The rise and fall and rise of Denis Sassou-Nguesso
Ex-dictator of Congo loses, regains power
October 16, 1997
Web posted at: 10:04 a.m. EDT (1404 GMT)
BRAZZAVILLE, Republic of Congo (CNN) -- When his militia
overran the presidential palace in Brazzaville this week, it
marked a dramatic comeback for Denis Sassou-Nguesso.
For 13 years, from 1979 to 1992, Sassou-Nguesso was president
of the Republic of Congo and ran it as a single-party Marxist
state with the backing of the Soviet Union and Cuba.
But he was also a pragmatist, loosening controls on the
economy and opening up his oil-rich country to exploration
and production by western countries, including France and the
Sassou-Nguesso was an adept political player in the region.
He served as mediator and provided a negotiating site for
1988 talks that led to South Africa's withdrawal from Namibia
and the withdrawal of Cuban and South African troops from
But the collapse of the Soviet Union in December 1991 and the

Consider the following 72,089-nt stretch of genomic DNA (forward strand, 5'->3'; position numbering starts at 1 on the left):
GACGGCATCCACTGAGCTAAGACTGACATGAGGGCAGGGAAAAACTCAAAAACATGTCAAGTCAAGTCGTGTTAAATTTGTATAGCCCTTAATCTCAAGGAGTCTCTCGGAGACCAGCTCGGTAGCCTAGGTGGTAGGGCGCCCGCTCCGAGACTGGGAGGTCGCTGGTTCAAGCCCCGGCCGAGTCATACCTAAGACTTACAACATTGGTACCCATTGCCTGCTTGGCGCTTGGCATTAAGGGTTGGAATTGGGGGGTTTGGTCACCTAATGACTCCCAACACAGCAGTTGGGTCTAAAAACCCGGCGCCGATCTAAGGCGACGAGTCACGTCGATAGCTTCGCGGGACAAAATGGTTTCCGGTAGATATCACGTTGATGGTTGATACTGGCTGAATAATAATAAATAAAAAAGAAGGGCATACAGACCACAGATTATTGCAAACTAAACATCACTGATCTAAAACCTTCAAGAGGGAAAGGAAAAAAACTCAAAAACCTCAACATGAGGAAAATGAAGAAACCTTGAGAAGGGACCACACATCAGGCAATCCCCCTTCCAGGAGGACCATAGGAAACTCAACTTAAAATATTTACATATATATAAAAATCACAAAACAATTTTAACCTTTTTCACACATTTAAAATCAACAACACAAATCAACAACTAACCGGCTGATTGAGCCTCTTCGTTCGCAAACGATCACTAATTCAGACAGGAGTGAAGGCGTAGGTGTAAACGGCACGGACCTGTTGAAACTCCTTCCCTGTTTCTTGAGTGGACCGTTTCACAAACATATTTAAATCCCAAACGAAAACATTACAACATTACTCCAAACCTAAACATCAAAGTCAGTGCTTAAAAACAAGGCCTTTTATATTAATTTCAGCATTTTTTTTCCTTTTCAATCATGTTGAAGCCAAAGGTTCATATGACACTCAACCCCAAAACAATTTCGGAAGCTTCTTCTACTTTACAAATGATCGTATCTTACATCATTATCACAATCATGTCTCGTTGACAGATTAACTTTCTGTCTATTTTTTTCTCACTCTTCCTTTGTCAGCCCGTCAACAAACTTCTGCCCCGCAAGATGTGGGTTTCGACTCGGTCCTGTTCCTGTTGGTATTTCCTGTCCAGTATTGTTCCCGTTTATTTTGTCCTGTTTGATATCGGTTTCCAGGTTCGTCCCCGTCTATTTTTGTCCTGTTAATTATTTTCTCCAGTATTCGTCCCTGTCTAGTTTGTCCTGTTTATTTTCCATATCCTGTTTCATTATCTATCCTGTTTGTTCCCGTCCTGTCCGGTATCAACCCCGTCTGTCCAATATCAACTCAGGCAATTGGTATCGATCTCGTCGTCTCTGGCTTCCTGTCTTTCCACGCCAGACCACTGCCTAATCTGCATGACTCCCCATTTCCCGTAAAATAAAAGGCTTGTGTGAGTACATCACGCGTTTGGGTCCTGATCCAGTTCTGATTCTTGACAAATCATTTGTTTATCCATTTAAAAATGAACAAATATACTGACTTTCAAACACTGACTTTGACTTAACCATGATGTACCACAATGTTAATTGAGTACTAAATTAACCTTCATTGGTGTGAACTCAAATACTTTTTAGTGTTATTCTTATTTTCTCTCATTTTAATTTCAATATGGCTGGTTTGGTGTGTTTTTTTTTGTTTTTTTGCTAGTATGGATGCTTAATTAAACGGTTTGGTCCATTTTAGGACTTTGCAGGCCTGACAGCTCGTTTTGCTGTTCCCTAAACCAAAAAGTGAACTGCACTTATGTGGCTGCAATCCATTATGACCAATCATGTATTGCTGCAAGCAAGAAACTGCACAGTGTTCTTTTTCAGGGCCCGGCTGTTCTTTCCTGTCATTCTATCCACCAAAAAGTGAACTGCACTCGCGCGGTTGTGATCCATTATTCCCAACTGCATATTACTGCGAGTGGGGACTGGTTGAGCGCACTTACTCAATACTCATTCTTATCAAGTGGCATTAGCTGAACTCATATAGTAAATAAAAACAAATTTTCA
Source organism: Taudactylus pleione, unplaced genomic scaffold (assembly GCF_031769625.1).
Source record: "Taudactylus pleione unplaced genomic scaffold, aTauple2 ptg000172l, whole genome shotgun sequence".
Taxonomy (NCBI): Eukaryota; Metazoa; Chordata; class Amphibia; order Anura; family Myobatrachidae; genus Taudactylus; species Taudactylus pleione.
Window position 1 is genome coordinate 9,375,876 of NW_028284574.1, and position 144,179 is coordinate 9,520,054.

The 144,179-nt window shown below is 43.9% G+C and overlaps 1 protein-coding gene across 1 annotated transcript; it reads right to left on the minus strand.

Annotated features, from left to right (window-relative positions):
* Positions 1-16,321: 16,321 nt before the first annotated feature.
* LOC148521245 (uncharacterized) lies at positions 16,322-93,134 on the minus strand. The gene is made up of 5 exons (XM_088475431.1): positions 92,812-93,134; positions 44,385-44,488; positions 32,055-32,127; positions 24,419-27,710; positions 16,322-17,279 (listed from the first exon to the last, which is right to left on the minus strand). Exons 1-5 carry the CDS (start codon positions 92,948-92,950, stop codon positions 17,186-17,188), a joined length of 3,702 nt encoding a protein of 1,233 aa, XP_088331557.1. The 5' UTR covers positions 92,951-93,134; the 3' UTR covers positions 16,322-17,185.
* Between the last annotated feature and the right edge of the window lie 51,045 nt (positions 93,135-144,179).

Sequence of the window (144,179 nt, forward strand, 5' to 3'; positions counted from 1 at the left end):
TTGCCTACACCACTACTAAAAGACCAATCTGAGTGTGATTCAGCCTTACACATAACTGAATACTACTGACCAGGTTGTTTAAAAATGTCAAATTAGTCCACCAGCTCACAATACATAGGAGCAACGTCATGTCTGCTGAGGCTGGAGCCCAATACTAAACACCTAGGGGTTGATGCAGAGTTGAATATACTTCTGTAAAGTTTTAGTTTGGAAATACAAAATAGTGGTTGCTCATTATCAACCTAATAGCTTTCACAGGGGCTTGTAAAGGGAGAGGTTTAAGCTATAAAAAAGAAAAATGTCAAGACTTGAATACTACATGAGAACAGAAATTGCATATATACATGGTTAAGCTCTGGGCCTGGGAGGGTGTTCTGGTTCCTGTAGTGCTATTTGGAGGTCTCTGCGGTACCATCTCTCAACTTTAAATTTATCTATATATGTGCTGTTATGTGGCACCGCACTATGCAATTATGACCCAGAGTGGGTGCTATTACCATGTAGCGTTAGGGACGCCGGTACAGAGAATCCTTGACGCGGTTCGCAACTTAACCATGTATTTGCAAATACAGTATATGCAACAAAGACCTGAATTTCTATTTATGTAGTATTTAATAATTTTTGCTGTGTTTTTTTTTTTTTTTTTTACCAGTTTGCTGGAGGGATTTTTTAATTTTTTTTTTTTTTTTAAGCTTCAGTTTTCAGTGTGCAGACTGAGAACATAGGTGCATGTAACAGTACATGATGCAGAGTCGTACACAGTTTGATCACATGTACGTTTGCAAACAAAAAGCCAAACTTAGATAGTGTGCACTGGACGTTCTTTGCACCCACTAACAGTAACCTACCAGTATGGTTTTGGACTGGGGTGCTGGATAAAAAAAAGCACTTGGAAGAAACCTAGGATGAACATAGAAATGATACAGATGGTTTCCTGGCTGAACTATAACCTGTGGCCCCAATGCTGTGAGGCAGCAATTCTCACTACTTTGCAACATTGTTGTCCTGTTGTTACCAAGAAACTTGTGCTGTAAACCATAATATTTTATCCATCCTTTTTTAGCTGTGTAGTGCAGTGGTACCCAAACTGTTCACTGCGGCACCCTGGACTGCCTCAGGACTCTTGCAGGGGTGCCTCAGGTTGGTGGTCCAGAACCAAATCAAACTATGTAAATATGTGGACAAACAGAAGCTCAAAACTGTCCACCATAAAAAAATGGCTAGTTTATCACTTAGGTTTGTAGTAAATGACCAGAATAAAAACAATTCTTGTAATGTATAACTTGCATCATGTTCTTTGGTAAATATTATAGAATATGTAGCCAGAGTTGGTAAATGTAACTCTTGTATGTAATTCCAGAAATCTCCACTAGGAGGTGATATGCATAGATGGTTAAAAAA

end of the Cold War changed the dynamics of Africa.
International and internal pressure for change forced
Sassou-Nguesso to preside over Congo's transition to a
multi-party political system.
When he called for free elections in 1992, he was beaten
handily by his long-time rival, Pascal Lissouba. Since then,
Congo's political factions have developed private armed
militias with fierce-sounding names, including
Sassou-Nguesso's Cobras and Prime Minister Bernard Kolela's
The Cobras' victorious assaults of Pointe-Noire and
Brazzaville, apparently backed by Angolan troops, has set off
a number of concerns internationally.
This would be the first time an ex-president has retaken
power with the help of a private army. Diplomats warn it may
encourage military strongmen in other fragile states to try